Epoch Times: Five Congressmen and Victims Commemorate China's 10-Year Persecution
May 1, 2009
WASHINGTON, D.C--On Thursday, April 30, 2009, The Global Mission to Rescue Persecuted Falun Gong Practitioners (GMR) and the Falun Dafa Association hosted a press conference on Capitol Hill. The press conference commemorated ten years of persecution of Falun Gong practitioners at the hands of the Chinese Communist Party (CCP) by bringing victims of the persecution forward to tell their stories.
Sixteen Falun Gong practitioners, including those who have been persecuted
and those whose relatives are currently detained, participated in the event.
Also in attendance were representatives from GMR, The Falun Dafa Information
Center (FDI), and five Congressmen: Dana Rohrabacher (R-CA), Chris Smith (R-NJ),
Thaddeus McCotter (R-MI), Gus Bilirakis (R-FL), Lincoln Diaz-Balart (R-FL).
Congressman McCotter's office reserved the room for the event, while the others spoke in turn of their solidarity with Falun Gong and their strong support for ending the persecution of the practice.
Congressman Lincoln Diaz-Balart (R-FL) described the persecution of Falun Gong as "brutal and incessant" and said that Falun Gong has both "friends and admirers" in the U.S. Congress.
Erping Zhang, spokesperson for the Falun Dafa Information Center, reiterated that the gathering of over 10,000 Falun Gong practitioners at the petition office on April 25, ten years ago was both peaceful and within their rights as citizens of China. According to Zhang, Chinese policy was broken when Tianjin Normal School defamed Falun Gong and other qigong's in its publication, not when practitioners tried to address this issue or gathered at the petition office when their attempts to correct defaming statements were met with assaults and brutality.
Since that time, Zhang said two thirds of the torture cases in China involve Falun Gong practitioners. Zhang noted several cases, such as that of Chinese music star, Yu Zhou, who, since he began practicing Falun Gong, had been immune from persecution due to his star status. During the pre-Olympic purge of Beijing, both Yu and his wife were jailed for 30 days in 2008. Yu died in detention and his wife was sentenced to 3 years.
Zhang said that the Olympics became the reason for the further deterioration of human rights in China. Those arrested during the Olympic "clean up" were sentenced to jail and labor camps after the games. Zhang warned against sacrificing our rights for economic gain. He said, "Today our humanity is being tested."
Charles Lee, a U.S. citizen who was formerly detained in China for practicing Falun Gong, spoke on behalf of GMR. GMR was founded in Nov. 22, 2002, just three months prior to Lee's arrest and sentencing in China. Lee said GMR worked diligently on his behalf while he was detained.
Seated quietly in the room holding pictures of their loved ones, were some of the victims of the CCPs persecution of Falun Gong. The group included those who have first hand experience of China's detention centers and labor camps and those working for the release of loved ones who are detained.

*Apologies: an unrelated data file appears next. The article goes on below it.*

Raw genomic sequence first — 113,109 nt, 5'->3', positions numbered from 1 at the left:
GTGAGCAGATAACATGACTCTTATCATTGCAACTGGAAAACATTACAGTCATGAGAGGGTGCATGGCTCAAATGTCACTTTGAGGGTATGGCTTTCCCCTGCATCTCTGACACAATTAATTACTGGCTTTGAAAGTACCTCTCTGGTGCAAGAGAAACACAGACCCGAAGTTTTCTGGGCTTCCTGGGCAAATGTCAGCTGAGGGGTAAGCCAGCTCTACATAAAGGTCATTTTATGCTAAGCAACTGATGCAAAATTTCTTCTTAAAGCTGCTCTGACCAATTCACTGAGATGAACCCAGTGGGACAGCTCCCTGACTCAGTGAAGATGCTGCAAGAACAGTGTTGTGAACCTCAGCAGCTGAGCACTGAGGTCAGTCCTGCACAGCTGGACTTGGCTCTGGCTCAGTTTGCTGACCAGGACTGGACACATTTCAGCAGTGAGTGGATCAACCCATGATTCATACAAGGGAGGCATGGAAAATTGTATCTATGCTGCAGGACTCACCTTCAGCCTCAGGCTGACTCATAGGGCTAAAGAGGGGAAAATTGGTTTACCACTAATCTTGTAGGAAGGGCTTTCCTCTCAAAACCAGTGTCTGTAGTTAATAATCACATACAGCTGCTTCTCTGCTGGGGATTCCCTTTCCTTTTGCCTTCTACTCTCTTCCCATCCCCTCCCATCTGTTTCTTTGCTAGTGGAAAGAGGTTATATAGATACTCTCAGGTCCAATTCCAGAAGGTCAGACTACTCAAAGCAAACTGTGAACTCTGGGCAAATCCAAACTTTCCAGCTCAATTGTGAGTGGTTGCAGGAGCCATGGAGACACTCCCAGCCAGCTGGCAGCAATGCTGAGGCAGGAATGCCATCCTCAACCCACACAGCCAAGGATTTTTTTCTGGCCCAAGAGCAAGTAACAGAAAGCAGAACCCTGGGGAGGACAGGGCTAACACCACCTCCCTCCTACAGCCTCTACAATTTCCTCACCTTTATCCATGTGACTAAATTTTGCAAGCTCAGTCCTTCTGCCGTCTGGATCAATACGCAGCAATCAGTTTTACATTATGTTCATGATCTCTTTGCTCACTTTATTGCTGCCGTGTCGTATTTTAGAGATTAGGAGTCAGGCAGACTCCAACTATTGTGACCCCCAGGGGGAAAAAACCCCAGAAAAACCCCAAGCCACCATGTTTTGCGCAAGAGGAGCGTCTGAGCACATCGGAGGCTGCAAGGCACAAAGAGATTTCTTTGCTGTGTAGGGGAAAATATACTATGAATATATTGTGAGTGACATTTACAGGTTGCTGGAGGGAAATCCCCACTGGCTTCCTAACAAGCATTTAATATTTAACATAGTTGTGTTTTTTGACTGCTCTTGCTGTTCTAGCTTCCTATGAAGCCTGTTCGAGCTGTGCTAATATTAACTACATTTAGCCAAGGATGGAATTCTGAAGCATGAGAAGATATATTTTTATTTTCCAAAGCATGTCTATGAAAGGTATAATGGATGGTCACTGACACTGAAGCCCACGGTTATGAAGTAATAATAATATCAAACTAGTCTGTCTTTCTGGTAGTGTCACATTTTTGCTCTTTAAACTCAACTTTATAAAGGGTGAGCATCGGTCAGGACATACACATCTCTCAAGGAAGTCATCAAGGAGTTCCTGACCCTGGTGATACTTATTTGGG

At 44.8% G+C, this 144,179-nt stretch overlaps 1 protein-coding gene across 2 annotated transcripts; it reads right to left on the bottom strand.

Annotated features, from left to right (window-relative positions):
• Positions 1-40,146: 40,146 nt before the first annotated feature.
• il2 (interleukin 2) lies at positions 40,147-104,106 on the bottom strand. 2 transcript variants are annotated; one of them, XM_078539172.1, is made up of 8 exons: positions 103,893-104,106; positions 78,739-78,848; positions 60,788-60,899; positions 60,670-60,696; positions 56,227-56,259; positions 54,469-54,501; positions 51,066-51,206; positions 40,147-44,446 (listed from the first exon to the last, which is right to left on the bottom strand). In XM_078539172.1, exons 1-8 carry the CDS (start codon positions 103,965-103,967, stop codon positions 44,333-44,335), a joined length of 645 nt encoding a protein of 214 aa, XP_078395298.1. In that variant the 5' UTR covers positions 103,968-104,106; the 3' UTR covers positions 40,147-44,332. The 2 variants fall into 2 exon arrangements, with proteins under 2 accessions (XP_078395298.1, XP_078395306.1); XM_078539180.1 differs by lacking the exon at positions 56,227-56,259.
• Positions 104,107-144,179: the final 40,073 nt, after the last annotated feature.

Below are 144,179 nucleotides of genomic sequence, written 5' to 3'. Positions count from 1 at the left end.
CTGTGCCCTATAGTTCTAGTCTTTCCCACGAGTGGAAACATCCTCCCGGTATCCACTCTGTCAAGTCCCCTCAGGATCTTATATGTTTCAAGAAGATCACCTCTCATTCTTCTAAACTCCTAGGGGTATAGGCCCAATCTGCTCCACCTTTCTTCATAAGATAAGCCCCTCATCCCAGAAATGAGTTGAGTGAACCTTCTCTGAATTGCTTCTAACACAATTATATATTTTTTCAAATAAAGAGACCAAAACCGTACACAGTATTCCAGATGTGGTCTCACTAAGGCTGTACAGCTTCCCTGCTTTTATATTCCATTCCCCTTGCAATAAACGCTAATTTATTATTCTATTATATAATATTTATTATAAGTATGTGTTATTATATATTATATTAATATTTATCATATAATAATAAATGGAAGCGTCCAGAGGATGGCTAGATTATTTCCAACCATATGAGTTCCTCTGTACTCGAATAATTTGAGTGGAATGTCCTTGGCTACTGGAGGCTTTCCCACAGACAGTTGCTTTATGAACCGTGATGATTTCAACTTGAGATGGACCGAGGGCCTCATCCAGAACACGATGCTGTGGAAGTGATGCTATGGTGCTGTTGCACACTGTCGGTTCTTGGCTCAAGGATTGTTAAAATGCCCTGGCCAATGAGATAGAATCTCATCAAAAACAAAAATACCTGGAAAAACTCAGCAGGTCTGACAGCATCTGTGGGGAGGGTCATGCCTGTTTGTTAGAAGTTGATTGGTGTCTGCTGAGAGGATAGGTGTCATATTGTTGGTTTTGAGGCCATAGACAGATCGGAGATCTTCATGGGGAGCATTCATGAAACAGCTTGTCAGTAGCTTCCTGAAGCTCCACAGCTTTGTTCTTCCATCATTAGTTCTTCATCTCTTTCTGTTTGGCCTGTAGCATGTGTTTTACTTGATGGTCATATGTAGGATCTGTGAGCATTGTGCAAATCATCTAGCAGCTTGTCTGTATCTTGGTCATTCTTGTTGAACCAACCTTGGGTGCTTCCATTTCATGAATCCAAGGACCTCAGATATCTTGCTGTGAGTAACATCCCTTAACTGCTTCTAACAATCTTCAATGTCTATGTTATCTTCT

Shuangying Zhang, a nurse and U.S. citizen from NY, said news of her father's arrest in China last week broke her heart. Her father, a 68-year-old physics professor, was kidnapped and her parent's home ransacked.
On March 31, her father, whose name is Xingwu Zhang, was put on trial. Her family was barred from entering the courtroom. Denied legal representation, her father was forced to represent himself. Zhang said that the judge told her father that "even though there was no evidence, her father should be sentenced to a long prison term of seven years because of his bad attitude."
"The pervasiveness of the hatred of Falun Gong exceeds hatred against others," said Congressman Chris Smith who raised the issue of Falun Gong in every meeting on a recent trip to China with Congressman Frank Wolf.
According to Smith, the U.S. is off to a wrong start with Secretary of State Clinton's "outrageous" remarks about not letting human rights interfere with U.S. relations with China. Smith contrasted the current administration's approach to dealing with China with former President Clinton's approach in 1990. At that time, President Clinton linked Most Favored Nation status to human rights, but then reversed his decision a year later.
Congressman Dana Rohrabacher, ranking member of the Human Rights Subcommittee, remarked on how China is brokering deals with some of the worst dictatorships around the world. He said, "The CCP is the epitome of evil and they are activating evil around the world. We must counteract this evil force. It can be done, we did it with Soviet Communism."
Rohrabacher, who served in the Reagan White House, said that had President Reagan been in office during the Tiananmen Student Massacre, he would have simply sent a telegram to China that said, "If you set the tanks on those democracy students, the deal's off." Rohrbacher said China wouldn't have dared to do it. "Since nobody called or sent a telegram, it sent a message that the U.S. doesn't care about democracy, it cares about money," he said.
Rohrabacher recounted a story about his father who was the first American to land in Shanghai at the end of WWII. During a very dark time in China's history, his father and other American soldiers came to the rescue. Rohrabacher concluded his comments by saying "That's our job; we have to save those people."
Category: April 25 Events